Originally Posted by John long
I normally refer to myself as a hobbyist. In about 1991 I found myself unemployed when Uncle Sam busted up the telephone Co. I had several people ask me to do work for them and I did exactly what you are referring to Henry. I kept my "shop" open about 7 months before I decided to go find a job.
I never had a day that I did not have work in the shop. The work is there.
I never got cheated exept one time and that was by a "friend" and it was only about 125 dollars.
I was absolutely miserable. I would lay awake at night and wonder how I was going to justify the time I had in a gas tank door in a 1955 ford truck cab or something like that. After all I was the one that had to go to the salvedge yard to find a hinge etc.
Also, when tax time rolled around I was going to have some explaining to do because I had no business license, had no way to collect or pay sales tax and had no W2 form to show any form of income. I told my wife I had to get a business license, insurance, etc or a job. It was obvious I could have a full time career or a hobby. I chose hobby.
I can promise you that if you do go on your own the work will be there. You are a true craftsman.
I can also promise you will have more pressure on you than you ever dreamed of. With a wife and children you will either have to go full steam ahead with all the responaibilities of a business owner or be employed at some level. There will be no middle of the road, long term.
These brackets I am making are taking between 5 and 8 hours with the tools I have. Each of them can be bought from EMS for 79.95. You can do the math. The only reason I am making them instead of buying them is I have more time than money and thought there may be some members here that would get a kick out of seeing what could be done on a tight budget with a few tools.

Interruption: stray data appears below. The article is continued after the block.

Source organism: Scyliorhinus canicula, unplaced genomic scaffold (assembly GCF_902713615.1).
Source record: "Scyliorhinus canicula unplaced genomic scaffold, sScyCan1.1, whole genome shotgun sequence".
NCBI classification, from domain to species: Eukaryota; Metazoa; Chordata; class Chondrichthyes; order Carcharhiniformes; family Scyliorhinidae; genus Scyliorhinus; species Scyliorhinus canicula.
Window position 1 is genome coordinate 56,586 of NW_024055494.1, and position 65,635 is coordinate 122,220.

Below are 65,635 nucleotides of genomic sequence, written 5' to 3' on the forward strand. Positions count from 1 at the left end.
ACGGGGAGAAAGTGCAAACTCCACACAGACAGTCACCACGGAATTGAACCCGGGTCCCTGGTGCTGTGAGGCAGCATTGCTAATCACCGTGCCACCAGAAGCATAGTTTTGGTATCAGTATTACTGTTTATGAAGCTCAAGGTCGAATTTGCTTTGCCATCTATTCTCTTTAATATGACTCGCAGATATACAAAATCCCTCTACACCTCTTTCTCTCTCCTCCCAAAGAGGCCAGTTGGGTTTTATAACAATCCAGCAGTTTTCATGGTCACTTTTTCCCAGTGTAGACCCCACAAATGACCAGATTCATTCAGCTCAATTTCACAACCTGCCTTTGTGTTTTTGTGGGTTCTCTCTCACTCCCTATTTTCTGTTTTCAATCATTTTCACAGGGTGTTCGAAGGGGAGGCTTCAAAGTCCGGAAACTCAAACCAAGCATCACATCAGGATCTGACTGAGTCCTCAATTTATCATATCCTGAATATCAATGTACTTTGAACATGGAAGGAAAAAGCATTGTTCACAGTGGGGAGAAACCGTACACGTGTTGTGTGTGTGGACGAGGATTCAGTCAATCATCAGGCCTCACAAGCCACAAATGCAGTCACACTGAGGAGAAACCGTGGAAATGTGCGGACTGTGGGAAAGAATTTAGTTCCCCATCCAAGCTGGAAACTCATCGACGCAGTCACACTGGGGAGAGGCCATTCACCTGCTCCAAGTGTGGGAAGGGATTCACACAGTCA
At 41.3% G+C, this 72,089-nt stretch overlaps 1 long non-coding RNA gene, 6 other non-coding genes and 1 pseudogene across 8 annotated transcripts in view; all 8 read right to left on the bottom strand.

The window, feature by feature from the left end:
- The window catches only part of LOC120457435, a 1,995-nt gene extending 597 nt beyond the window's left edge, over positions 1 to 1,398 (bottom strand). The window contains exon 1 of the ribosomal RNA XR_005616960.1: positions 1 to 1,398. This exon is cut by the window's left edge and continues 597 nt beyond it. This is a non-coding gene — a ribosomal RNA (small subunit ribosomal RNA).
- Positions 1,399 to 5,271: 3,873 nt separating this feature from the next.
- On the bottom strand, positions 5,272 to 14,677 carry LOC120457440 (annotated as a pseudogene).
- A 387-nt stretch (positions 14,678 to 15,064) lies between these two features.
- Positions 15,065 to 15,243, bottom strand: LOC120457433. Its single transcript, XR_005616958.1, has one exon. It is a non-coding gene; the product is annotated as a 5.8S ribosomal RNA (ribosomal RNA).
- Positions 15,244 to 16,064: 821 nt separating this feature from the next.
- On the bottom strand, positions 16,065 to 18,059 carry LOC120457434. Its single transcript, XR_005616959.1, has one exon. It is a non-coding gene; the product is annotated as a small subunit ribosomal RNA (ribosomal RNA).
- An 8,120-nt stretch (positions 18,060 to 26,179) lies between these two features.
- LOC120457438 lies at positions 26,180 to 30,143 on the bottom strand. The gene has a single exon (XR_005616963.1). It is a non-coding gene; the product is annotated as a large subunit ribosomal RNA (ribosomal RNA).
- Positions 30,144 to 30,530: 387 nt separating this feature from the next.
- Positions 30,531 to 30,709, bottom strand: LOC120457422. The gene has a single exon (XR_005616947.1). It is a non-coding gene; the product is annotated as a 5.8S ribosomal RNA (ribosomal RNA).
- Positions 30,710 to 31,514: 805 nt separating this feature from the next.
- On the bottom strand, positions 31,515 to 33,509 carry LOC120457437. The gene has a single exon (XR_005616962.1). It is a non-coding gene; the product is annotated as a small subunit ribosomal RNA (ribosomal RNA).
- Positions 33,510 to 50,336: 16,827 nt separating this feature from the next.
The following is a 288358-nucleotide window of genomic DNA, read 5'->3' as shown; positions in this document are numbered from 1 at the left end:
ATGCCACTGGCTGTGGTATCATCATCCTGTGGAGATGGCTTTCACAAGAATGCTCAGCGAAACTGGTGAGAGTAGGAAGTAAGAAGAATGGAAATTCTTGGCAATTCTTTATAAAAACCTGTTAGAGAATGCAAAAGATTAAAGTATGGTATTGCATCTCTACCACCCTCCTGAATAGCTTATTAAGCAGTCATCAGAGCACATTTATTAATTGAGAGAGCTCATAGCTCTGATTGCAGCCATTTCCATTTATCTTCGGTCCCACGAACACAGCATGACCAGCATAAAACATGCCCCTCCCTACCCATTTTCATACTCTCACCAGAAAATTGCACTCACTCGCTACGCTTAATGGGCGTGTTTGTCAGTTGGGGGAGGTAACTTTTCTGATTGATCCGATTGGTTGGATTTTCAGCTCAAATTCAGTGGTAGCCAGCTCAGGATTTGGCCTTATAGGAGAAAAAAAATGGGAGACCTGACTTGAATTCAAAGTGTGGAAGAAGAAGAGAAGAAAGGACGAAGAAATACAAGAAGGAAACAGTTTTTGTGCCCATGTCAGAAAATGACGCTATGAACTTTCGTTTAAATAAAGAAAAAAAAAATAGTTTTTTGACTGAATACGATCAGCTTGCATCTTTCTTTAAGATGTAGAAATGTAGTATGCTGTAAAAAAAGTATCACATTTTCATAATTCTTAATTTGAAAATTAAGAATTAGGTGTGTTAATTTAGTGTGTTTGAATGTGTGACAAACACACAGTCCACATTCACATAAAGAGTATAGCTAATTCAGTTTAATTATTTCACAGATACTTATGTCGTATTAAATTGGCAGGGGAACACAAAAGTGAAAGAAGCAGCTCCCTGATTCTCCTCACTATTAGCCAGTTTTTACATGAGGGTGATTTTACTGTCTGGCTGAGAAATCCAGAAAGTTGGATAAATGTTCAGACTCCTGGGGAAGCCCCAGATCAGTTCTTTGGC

I have a lot of respect for someone who opens a business. Especially when it's a stand alone business in an industrial building where one pays rent, insurance, advertising, holy crap it adds up. The "fixed overhead" on a simple little shop can be many thousands a month, before you take home a single dollar that fixed overhead has to be paid.
If you do it legally, we are talking going to the city and getting permits and paying a business license every year. Try getting a bodyshop permit, holy crap you would think I wanted to open a nuclear reactor! Then there is the trip down to the county courthouse for the "Fictitious name" permit and hazardous waste, and fire dept inspections, and this is all before you even turn a bolt on a car!
Then do as I did with a stay at home mom, you are responsible for every dime your household needs!
Oh yeah baby, it takes a bunch.
When I closed my shop I made it clear I would do NO
side work at home, life is way to precious. Just a personal feeling I have after running a business for all those years, it took WAY too much of my time as a business owner at the business. But I had to, I was the bread winner and that was it.
It was quite a while until I was able to get out and play being I had little ones, boy scouts, girl scouts, museums on the weekends, etc.
My kids still win with a basketball game or messing with my son's RC car so the hobby still takes back seat. If I had a customers car sitting there,